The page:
There is however a noticeable trend of where Jewish run businesses are located. Of the 14 Jewish run businesses that were mapped, all but one were located on Hamilton street, which was a major commercial street at the time. In order to further analyze occupation trends among Allentown Jews in the 19th century I then created a chart of the different occupations as listed in the 1880 Census and the 1888 Directory (see below). When compared to the occupations held by the greater Allentown population, 47.5% of the Jews whose occupations I was able to uncover held non-manual labor occupations, while only 10.2% of Allentown citizens whose jobs were listed in the 1880 Census held non-manual labor jobs. As seen in the table below, I found that 64 out of 145 Jews held jobs in the retail industry. It seems that the trend of Jews beginning their career in America as peddlers before establishing their own business and then sending for relatives to work for them through chain migration was in full effect in the Jewish population in Allentown.
The rapid Jewish population growth from 1880 to 1914 along with the industrialization and growth of Allentown in the 1880’s means that there is a rich history of Jewish settlement in 19th century Allentown. While I initially knew that there was some form of Jewish community in Allentown in the 19th century, I had no idea what form it took; how large the community was, where they lived, or what occupations they held. By using primary source data I was able to uncover roughly how large the Jewish community was, who the influential members were, where they lived, and where they worked, and by analyzing my data through the lens of a specific social and historical background, I was better able to understand what life was like for the Jewish community in Allentown and I was able to come to the conclusion that while there were no settlement trends among the small Jewish community, the majority of the community held white collar jobs, and many owned and worked in businesses on Hamilton Street. I would claim based on the evidence I collected that it was due to their high level of economic success that the Jewish community was able to integrate into the greater Allentown community.
The Allentown Democrat. 1883-1913.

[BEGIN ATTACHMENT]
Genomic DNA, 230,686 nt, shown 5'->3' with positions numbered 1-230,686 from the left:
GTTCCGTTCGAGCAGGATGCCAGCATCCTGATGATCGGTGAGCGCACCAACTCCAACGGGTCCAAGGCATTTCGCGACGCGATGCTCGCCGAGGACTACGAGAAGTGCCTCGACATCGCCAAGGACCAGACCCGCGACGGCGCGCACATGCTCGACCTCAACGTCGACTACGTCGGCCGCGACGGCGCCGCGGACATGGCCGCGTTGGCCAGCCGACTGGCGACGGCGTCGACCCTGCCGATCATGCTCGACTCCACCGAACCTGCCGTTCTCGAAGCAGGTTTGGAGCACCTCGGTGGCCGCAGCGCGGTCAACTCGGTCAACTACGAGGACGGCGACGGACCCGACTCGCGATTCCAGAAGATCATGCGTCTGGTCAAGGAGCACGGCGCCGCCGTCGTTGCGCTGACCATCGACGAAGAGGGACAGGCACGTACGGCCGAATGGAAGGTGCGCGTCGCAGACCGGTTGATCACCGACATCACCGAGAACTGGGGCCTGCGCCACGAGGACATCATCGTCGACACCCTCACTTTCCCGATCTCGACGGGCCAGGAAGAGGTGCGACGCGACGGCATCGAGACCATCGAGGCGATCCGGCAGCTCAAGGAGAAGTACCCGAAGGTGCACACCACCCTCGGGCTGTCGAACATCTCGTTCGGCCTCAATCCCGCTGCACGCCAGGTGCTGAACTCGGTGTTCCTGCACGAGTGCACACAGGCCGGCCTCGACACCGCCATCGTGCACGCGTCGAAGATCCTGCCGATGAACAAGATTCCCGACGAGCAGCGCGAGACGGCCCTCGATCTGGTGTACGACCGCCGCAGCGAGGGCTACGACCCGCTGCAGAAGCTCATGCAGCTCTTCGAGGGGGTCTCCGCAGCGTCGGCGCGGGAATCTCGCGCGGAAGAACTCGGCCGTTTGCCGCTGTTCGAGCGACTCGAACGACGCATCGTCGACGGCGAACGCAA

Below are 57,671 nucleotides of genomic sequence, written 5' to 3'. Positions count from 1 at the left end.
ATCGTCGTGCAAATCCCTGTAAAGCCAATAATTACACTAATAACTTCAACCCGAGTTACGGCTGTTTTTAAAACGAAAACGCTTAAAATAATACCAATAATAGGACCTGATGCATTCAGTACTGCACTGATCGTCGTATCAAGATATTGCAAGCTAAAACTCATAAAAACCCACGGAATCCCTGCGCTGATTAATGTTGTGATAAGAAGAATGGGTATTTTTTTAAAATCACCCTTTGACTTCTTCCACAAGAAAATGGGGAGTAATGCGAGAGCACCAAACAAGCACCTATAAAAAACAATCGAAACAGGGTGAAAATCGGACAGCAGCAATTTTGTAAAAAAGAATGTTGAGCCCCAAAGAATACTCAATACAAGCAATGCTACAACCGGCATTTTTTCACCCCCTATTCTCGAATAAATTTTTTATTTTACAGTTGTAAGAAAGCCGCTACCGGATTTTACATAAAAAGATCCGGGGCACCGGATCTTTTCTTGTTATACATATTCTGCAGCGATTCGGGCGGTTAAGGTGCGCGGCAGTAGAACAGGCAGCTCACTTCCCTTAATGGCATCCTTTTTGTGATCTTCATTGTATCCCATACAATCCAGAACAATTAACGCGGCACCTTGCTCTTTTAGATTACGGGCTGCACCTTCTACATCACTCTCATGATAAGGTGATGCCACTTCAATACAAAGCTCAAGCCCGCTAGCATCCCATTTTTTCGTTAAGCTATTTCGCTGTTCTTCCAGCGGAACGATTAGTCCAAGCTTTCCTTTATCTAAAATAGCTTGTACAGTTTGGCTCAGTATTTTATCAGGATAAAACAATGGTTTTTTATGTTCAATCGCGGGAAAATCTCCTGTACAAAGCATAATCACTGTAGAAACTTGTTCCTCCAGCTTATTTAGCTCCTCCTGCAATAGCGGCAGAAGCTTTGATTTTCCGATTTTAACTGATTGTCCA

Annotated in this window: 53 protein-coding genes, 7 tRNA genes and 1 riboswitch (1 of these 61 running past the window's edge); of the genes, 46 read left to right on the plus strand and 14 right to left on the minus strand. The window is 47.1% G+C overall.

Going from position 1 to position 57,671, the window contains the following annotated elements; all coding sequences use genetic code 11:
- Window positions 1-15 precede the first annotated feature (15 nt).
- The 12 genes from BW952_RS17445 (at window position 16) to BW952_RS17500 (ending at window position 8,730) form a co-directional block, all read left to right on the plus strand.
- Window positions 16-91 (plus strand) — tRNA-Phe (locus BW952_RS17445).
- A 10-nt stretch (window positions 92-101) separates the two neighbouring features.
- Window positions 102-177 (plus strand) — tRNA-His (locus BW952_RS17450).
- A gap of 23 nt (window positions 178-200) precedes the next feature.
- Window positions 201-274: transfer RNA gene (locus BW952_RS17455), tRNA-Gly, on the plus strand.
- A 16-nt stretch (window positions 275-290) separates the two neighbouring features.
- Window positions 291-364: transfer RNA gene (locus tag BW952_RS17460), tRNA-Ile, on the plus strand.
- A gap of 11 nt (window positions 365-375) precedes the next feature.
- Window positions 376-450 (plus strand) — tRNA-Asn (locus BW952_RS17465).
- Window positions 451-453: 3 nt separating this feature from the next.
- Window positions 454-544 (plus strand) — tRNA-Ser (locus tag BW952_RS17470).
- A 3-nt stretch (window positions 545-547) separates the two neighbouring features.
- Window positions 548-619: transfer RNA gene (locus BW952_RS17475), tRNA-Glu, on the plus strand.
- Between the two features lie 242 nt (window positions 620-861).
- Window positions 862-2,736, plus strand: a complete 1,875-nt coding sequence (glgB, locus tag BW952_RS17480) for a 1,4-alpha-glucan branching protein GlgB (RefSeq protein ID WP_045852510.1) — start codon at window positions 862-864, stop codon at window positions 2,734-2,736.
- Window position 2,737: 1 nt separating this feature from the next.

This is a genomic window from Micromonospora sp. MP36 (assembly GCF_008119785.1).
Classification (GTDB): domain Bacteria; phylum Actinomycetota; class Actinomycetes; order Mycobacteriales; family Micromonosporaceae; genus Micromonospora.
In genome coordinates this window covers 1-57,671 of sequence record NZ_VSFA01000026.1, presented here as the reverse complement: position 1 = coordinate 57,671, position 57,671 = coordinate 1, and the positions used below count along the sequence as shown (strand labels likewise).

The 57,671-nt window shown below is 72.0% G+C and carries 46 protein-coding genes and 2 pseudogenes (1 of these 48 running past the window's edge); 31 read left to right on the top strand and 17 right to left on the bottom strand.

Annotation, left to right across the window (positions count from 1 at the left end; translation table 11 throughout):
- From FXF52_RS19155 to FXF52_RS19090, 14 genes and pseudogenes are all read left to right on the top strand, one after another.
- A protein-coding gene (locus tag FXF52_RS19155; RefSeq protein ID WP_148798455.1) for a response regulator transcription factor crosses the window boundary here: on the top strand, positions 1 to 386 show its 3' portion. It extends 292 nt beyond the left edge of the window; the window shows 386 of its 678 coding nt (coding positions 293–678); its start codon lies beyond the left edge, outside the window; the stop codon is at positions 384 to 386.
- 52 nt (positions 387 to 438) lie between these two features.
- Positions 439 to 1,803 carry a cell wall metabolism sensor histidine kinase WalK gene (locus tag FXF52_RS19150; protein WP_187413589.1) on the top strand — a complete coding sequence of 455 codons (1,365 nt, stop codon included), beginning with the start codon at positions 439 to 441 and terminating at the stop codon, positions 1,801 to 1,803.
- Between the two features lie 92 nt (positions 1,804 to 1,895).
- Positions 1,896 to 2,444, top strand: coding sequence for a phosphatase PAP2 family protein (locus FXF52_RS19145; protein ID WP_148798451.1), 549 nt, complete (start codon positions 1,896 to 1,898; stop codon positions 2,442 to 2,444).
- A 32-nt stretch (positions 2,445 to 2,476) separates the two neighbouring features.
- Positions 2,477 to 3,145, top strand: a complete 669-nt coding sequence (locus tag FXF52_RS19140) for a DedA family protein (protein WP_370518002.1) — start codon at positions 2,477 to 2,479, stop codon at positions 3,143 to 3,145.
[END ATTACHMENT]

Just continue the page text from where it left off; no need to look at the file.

Ashton, Dianne. Jewish Life in Pennsylvania. DIANE Publishing Inc., 2007.
Boyd, William Henry. 1888. Boyd’s Business Directory and Gazetteer of Reading, Harrisburg, Williamsport, Lancaster, Pottsville, Allentown, Norristown, Lebanon, Pottstown : And Over Eighty of the Principal Towns in the Counties of Berks, Chester, Columbia, Dauphin, Lancaster, Lebanon, Lehigh, Lycoming, Montgomery, Montour, Northumberland, Schuylkill, on the Line of the Philadelphia & Reading Rail Road and Its Branches, 1888. Reading, Pa.: W.H. Boyd.
Davis, F.A. “Portion of the City of Allentown.” Map. Reading: Reading Publishing House, 1876.
Diner, Hasia R. The Jews of the United States, 1654 to 2000. Univ of California Press, 2006.
Diner, Hasia R. Roads Taken: The Great Jewish Migration to the New World and the Peddlers who Forged the Way. Yale University Press, 2015.
Funerary Records: Keneseth Israel Cemetery, Sons of Israel Cemetery, Agudas Achim Cemetery, Brith Sholom Cemetery. https://findagrave.com.
Hall, Karyl Lee Kibler, and Peter Dobkin Hall.“A History of Allentown 1874-1900.” In Allentown 1762-1987: A 225 Year History. Edited by Mahlon Howard, Hellerich. Allentown, PA: Lehigh County Historical Society, 1987.
“Our History.” https://kenesethisrael.org/about-us/our-history.
“Lehigh Valley Jewish Cemetery Project.” Museum of Pennsylvania Jewish History. Accessed March 26, 2018. http://sites.psu.edu/jewishpennsylvania/2016/04/04/lehigh-valley-jewish-cemetery-project/.
Sarna, Jonathan D. American Judaism : A History. New Haven: Yale University Press, 2004.
Trachtenberg, Joshua. “An American Jewish Community: Easton, Pennsylvania, on Its Two Hundredth Anniversary.” Publications of the American Jewish Historical Society 42, no. 2 (1952): 193-206.
“United States Census, 1880.” Database with images. FamilySearch. http://FamilySearch.org : 14 June 2016. Citing NARA microfilm publication T9. Washington, D.C.: National Archives and Records Administration, n.d.